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20. SEQUENTIAL FUNCTION CHARTS

Topics:

• Describing process control SFCs

• Conversion of SFCs to ladder logic

Objectives:

• Learn to recognize parallel control problems.

• Be able to develop SFCs for a process.

• Be able to convert SFCs to ladder logic.

20.1 INTRODUCTION

All of the previous methods are well suited to processes that have a single state active at any one time. This is adequate for simpler machines and processes, but more complex machines are designed perform simultaneous operations. This requires a controller that is capable of concurrent processing - this means more than one state will be active at any one time. This could be achieved with multiple state diagrams, or with more mature techniques such as Sequential Function Charts.

Sequential Function Charts (SFCs) are a graphical technique for writing concurrent control pro- grams. (Note: They are also known as Grafcet or IEC 848.) SFCs are a subset of the more complex Petri net techniques that are discussed in another chapter. The basic elements of an SFC diagram are shown in Figure 285 and Figure 286.

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flowlines - connects steps and transitions (these basically indicate sequence) transition - causes a shift between steps, acts as a point of coordination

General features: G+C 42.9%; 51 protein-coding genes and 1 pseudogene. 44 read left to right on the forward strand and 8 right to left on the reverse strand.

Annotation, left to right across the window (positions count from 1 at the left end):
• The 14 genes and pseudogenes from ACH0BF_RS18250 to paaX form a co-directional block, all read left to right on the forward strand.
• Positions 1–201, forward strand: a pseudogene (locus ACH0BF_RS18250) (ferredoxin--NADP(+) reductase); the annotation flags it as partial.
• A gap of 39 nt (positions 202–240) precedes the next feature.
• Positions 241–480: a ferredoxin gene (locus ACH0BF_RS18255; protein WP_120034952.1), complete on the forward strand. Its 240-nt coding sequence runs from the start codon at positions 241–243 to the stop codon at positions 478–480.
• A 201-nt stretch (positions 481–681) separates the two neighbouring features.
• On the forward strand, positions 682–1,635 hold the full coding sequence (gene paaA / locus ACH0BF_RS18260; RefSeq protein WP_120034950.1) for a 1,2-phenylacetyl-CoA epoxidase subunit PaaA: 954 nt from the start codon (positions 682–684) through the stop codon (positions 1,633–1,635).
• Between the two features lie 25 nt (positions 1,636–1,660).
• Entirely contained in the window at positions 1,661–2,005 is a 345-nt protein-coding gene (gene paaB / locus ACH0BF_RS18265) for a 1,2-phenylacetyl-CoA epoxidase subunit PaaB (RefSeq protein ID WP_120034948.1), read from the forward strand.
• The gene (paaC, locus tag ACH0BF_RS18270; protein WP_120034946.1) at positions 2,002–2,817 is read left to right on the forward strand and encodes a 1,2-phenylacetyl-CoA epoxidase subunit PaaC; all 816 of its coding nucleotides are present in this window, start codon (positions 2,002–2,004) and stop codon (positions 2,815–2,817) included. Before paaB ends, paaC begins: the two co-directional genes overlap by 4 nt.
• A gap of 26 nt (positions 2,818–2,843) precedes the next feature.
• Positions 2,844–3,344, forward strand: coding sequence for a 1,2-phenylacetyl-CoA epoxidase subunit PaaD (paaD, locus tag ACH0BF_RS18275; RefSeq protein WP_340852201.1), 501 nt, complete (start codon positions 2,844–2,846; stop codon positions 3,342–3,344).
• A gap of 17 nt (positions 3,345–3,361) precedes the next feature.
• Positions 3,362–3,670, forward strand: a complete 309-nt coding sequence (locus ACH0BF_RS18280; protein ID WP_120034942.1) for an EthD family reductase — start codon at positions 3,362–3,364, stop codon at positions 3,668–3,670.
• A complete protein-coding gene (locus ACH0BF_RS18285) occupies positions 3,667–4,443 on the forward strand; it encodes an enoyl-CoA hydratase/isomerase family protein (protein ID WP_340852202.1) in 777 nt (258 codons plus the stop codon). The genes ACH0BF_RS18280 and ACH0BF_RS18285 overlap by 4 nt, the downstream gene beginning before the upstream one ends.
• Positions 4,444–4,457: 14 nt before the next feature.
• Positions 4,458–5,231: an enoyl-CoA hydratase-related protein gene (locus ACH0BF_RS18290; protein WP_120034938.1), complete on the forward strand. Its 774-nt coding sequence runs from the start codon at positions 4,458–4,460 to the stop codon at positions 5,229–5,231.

initial step - the first step

Allows control to move to the next step when con-

ditions met (basically an if or wait instruction)

when con- ditions met (basically an if or wait instruction) step - basically a state of
when con- ditions met (basically an if or wait instruction) step - basically a state of
when con- ditions met (basically an if or wait instruction) step - basically a state of
when con- ditions met (basically an if or wait instruction) step - basically a state of
when con- ditions met (basically an if or wait instruction) step - basically a state of
when con- ditions met (basically an if or wait instruction) step - basically a state of
when con- ditions met (basically an if or wait instruction) step - basically a state of
when con- ditions met (basically an if or wait instruction) step - basically a state of
when con- ditions met (basically an if or wait instruction) step - basically a state of
when con- ditions met (basically an if or wait instruction) step - basically a state of
when con- ditions met (basically an if or wait instruction) step - basically a state of
when con- ditions met (basically an if or wait instruction) step - basically a state of
when con- ditions met (basically an if or wait instruction) step - basically a state of
when con- ditions met (basically an if or wait instruction) step - basically a state of
when con- ditions met (basically an if or wait instruction) step - basically a state of
when con- ditions met (basically an if or wait instruction) step - basically a state of

step - basically a state of operation. A state often has an associated action

step action
step
action